15. Jorge “Magico” Gonzalez 

via deportevalenciano.com

via deportevalenciano.com

Magico Gonzalez is considered by many to be the best Central American footballer of all-time and speculation continues to this day about whether he would be considered one of the sport’s greatest players if he had been born in Brazil or Argentina. Born in San Salvador, El Salvador, Gonzalez played for ANTEL and Independiente before he began to feature for the Salvadorian National Team. He possessed elite speed and ball control, which he used to score 21 international goals for his country, but his 58 goals over 194 appearances for Spanish club Cadiz made him a legendary player. His partying and sleeping habits drew criticism from pundits, but his quality was undeniable and exemplified by the match where he arrived hungover at halftime to find Cadiz down 3-0 to giants Barcelona. His introduction in the second half helped inspire his team to a 4-3 victory and cemented his status in football lore.

14. Lars Hogh 

via fyens.dk

via fyens.dk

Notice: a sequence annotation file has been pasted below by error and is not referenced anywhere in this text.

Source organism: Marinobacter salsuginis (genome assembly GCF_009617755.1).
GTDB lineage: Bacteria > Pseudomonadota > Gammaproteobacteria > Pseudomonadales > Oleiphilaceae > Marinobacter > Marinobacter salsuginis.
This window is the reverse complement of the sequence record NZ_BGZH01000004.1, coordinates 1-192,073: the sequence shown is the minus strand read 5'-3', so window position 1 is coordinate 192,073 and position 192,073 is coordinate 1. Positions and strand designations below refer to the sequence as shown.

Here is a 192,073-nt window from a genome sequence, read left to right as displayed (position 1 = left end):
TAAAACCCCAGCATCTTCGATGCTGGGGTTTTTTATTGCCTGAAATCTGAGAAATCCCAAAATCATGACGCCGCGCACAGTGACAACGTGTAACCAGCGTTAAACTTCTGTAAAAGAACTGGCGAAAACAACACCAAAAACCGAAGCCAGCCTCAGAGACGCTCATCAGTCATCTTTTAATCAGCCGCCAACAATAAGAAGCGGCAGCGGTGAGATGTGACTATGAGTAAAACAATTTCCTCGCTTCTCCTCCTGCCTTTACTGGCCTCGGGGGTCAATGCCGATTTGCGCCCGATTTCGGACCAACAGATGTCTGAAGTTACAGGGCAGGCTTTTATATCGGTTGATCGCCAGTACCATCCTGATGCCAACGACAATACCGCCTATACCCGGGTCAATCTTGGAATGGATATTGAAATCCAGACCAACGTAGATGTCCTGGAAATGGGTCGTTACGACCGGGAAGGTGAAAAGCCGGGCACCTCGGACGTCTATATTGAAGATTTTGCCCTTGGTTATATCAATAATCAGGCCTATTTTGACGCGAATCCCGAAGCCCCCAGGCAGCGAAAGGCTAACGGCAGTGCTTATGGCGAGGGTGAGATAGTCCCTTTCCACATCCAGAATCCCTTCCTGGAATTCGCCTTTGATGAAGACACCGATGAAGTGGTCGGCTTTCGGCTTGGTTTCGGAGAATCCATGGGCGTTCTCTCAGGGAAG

You’ve probably never heard of Lars Hogh and that isn’t surprising, considering he played his entire career for relatively unknown Odense BK in Denmark. His tenure with Odense began in 1977 and amazingly did not end until 2000, and when he retired he had amassed an outrageous 817 appearances for the club. Hogh helped his team lift the Danish Championship three times in 1977, 1982, and 1989 as well as three Danish Cups. Incredibly, he earned Danish Best Goalkeeper of the Year five times over the course of his career. Despite his considerable skills, he only managed eight total appearances for the Danish National Team, largely because he was playing in Peter Schmeichel’s massive shadow. In spite of this, he did manage to help Denmark win the 1995 King Fahd Cup, now known as the Confederations Cup.